be in the world but not of yourself.

Christians are in the world but not of the world. It’s a churchy catch-all to difficult questions that always boil down to the same thing. “Is this allowed?” It’s an answer that sounds religiousy and lets you avoid actually answering tough questions about things that make us uncomfortable. For example, morality, right and wrong, and God’s law. That’s a twofer. It’s even from the bible. Sort of…

“I have given them your word, and the world has hated them because they are not of the world, just as I am not of the world. I do not ask that you take them out of the world, but that you keep them from the evil one. They are not of the world, just as I am not of the world. Sanctify them in the truth; your word is truth. As you sent me into the world, so I have sent them into the world.” (John 17:14–18)

It’s easy, just watch.  I want to go to a concert but I think the lyrics to the music are inappropriate. In the world, but not of the world.  So, instead of listening to people sing about how much they love drugs, go to a show in some church where they sing about how much they love Jesus. Even though it’s not actually in the world because the rest of the world didn’t show up. They knew it wouldn’t hold a bic lighter to the real thing. Still, you can have your cake and eat it too. Sort of…

Or maybe your church talks a lot about how horrible dressing immodestly is. Instead of a difficult conversation about Christian freedom, love for neighbor, and a dark history where this was used not to elevate and honor women but demean them, just say ‘in the world but not of the world’. Then, dress how the world dresses, but incorporate a bedazzled cross to cancel it out. Sort of like eating ice cream while walking on the treadmill. That sort of works, right? No?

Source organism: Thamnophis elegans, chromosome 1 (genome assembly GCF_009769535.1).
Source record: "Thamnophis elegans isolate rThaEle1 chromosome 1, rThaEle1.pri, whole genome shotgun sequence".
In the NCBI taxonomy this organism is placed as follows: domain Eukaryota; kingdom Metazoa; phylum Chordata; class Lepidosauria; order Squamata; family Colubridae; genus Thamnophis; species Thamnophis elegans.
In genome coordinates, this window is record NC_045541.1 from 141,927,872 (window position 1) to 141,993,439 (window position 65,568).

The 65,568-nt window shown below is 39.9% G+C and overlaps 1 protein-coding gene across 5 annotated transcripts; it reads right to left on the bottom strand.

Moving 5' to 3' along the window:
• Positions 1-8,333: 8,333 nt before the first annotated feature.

It doesn’t work because ‘In the world but not of the world’ assumes God’s law changes between heaven and here, and it’s our job to bridge the gap by finding loopholes. It doesn’t and it’s not. Morality doesn’t cease to exist with bedazzled crosses. The world won’t love praise bands that sing about something they don’t believe in. It doesn’t work because in all of it we completely ignore Jesus. This side of glory we can’t fulfill God’s law. That’s why we look for loopholes. Jesus points to something in the world but not of the world to measure righteousness. Himself. Not loopholes. Love.

The point isn’t that Christians take a detour on earth before going to heaven. It’s that Jesus left heaven behind, took flesh and came to earth. God abides on earth, friend of sinners, and help of the helpless. He loved you by dying on the cross to keep you from the evil one and make you holy.

Sanctification means made holy. Holiness doesn’t come from bedazzled crosses on every tanktop, but one bloody one where God died for you. We are baptized into that cross. Baptism unites us in death and resurrection to Jesus. We are in the world as He is in the world. Called to love each other as He loved us. But we are not of the world as He is not either. We’re tied to a resurrection that conquers the sins we don’t’ have to excuse anymore. They’re forgiven, washed away in the blood of Jesus. We’re free from loopholes. We’re joined in love. We’re baptized.

be in the world but not of yourself.

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